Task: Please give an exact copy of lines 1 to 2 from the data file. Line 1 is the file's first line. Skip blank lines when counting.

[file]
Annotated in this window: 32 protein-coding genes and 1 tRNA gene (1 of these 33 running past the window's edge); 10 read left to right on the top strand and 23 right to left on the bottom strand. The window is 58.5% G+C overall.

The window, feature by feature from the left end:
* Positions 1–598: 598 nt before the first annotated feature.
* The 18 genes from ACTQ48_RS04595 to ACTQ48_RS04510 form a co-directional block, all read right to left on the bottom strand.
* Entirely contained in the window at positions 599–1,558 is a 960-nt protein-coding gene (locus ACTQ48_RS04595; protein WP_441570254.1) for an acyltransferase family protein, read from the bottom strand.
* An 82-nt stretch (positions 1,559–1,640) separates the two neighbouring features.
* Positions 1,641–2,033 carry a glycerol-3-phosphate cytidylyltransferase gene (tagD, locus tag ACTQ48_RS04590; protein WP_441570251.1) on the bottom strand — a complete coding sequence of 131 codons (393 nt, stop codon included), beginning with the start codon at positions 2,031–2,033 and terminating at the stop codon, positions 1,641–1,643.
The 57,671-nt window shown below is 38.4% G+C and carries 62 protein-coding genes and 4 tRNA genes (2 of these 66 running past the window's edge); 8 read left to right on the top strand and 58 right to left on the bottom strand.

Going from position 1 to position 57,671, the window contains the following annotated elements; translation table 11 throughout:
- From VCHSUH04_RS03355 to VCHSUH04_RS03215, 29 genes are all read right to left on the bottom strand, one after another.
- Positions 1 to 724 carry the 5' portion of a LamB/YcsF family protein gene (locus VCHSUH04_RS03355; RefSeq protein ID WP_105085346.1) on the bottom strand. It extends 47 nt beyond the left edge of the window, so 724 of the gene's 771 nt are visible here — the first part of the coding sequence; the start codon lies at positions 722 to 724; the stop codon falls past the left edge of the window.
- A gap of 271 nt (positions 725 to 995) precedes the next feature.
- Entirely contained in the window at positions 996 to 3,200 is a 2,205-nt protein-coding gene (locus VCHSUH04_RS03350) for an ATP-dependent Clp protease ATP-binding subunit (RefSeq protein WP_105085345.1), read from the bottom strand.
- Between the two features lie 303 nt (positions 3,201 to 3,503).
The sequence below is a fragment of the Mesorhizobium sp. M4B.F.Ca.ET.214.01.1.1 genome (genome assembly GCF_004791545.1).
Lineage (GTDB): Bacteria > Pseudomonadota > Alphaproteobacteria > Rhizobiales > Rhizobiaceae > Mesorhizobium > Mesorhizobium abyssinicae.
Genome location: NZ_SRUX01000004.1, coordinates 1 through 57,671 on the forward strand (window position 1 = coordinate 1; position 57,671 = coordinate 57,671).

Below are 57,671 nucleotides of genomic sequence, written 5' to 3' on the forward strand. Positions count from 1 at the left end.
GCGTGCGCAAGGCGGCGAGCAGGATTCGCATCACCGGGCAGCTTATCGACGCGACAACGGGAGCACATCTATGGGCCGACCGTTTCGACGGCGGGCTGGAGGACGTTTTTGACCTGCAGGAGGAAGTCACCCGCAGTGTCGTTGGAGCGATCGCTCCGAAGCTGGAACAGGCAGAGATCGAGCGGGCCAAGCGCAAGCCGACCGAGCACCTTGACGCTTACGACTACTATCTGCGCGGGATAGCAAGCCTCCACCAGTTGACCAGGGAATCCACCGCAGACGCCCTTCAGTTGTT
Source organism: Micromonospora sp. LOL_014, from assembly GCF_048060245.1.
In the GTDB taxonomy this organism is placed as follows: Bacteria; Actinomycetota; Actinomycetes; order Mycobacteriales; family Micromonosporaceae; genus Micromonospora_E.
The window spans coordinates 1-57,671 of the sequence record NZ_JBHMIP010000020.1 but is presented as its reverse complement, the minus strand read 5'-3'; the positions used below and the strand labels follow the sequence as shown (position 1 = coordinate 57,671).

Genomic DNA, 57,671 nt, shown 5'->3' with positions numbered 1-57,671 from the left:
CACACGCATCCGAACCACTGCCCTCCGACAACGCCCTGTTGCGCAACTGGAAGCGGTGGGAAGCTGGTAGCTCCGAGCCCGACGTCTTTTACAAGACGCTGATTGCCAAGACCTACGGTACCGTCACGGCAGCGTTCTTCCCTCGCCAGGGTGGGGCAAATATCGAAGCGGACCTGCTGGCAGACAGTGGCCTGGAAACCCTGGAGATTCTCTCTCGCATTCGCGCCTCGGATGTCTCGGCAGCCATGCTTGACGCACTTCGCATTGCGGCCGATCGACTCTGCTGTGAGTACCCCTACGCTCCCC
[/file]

Annotated in this window: 32 protein-coding genes and 1 tRNA gene (1 of these 33 running past the window's edge); 10 read left to right on the top strand and 23 right to left on the bottom strand. The window is 58.5% G+C overall.

The window, feature by feature from the left end: